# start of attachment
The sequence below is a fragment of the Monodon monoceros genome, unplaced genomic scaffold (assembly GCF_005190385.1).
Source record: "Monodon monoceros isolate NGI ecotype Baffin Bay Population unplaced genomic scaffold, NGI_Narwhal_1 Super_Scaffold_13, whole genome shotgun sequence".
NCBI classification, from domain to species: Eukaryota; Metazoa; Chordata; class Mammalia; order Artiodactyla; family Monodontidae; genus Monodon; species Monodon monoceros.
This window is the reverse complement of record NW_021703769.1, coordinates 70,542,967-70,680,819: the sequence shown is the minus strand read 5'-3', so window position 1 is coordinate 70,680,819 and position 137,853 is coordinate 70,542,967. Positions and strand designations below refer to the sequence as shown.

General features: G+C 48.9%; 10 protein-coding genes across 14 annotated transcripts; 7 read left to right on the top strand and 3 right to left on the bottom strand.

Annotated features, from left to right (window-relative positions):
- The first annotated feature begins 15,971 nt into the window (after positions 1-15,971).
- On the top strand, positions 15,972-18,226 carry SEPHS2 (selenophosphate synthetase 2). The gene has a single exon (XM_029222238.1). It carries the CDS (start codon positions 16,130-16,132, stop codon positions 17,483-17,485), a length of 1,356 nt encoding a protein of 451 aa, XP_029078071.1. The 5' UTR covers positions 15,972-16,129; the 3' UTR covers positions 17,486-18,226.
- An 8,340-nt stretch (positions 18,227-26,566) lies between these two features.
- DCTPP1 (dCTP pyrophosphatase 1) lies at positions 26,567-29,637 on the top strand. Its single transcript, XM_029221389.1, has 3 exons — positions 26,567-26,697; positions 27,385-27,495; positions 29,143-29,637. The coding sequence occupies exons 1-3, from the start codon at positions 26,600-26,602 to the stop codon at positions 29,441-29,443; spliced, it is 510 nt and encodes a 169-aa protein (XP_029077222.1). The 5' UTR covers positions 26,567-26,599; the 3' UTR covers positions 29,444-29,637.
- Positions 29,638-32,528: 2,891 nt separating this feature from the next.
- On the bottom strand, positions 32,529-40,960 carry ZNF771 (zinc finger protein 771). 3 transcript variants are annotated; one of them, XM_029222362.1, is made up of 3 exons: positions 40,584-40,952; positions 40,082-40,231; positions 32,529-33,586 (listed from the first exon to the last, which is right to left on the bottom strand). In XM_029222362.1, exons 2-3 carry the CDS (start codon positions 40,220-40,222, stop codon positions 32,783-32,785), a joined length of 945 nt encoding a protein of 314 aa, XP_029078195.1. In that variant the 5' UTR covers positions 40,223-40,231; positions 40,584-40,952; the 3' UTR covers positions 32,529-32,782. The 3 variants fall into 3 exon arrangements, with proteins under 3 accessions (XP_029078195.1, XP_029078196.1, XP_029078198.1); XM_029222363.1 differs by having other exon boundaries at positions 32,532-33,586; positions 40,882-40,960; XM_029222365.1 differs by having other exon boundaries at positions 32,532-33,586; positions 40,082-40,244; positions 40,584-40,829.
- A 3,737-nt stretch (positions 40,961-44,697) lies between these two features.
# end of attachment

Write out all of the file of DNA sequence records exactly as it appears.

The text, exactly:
The sequence below is a fragment of the Monodon monoceros genome, unplaced genomic scaffold (assembly GCF_005190385.1).
Source record: "Monodon monoceros isolate NGI ecotype Baffin Bay Population unplaced genomic scaffold, NGI_Narwhal_1 Super_Scaffold_13, whole genome shotgun sequence".
NCBI classification, from domain to species: Eukaryota; Metazoa; Chordata; class Mammalia; order Artiodactyla; family Monodontidae; genus Monodon; species Monodon monoceros.
This window is the reverse complement of record NW_021703769.1, coordinates 70,542,967-70,680,819: the sequence shown is the minus strand read 5'-3', so window position 1 is coordinate 70,680,819 and position 137,853 is coordinate 70,542,967. Positions and strand designations below refer to the sequence as shown.

General features: G+C 48.9%; 10 protein-coding genes across 14 annotated transcripts; 7 read left to right on the top strand and 3 right to left on the bottom strand.

Annotated features, from left to right (window-relative positions):
- The first annotated feature begins 15,971 nt into the window (after positions 1-15,971).
- On the top strand, positions 15,972-18,226 carry SEPHS2 (selenophosphate synthetase 2). The gene has a single exon (XM_029222238.1). It carries the CDS (start codon positions 16,130-16,132, stop codon positions 17,483-17,485), a length of 1,356 nt encoding a protein of 451 aa, XP_029078071.1. The 5' UTR covers positions 15,972-16,129; the 3' UTR covers positions 17,486-18,226.
- An 8,340-nt stretch (positions 18,227-26,566) lies between these two features.
- DCTPP1 (dCTP pyrophosphatase 1) lies at positions 26,567-29,637 on the top strand. Its single transcript, XM_029221389.1, has 3 exons — positions 26,567-26,697; positions 27,385-27,495; positions 29,143-29,637. The coding sequence occupies exons 1-3, from the start codon at positions 26,600-26,602 to the stop codon at positions 29,441-29,443; spliced, it is 510 nt and encodes a 169-aa protein (XP_029077222.1). The 5' UTR covers positions 26,567-26,599; the 3' UTR covers positions 29,444-29,637.
- Positions 29,638-32,528: 2,891 nt separating this feature from the next.
- On the bottom strand, positions 32,529-40,960 carry ZNF771 (zinc finger protein 771). 3 transcript variants are annotated; one of them, XM_029222362.1, is made up of 3 exons: positions 40,584-40,952; positions 40,082-40,231; positions 32,529-33,586 (listed from the first exon to the last, which is right to left on the bottom strand). In XM_029222362.1, exons 2-3 carry the CDS (start codon positions 40,220-40,222, stop codon positions 32,783-32,785), a joined length of 945 nt encoding a protein of 314 aa, XP_029078195.1. In that variant the 5' UTR covers positions 40,223-40,231; positions 40,584-40,952; the 3' UTR covers positions 32,529-32,782. The 3 variants fall into 3 exon arrangements, with proteins under 3 accessions (XP_029078195.1, XP_029078196.1, XP_029078198.1); XM_029222363.1 differs by having other exon boundaries at positions 32,532-33,586; positions 40,882-40,960; XM_029222365.1 differs by having other exon boundaries at positions 32,532-33,586; positions 40,082-40,244; positions 40,584-40,829.
- A 3,737-nt stretch (positions 40,961-44,697) lies between these two features.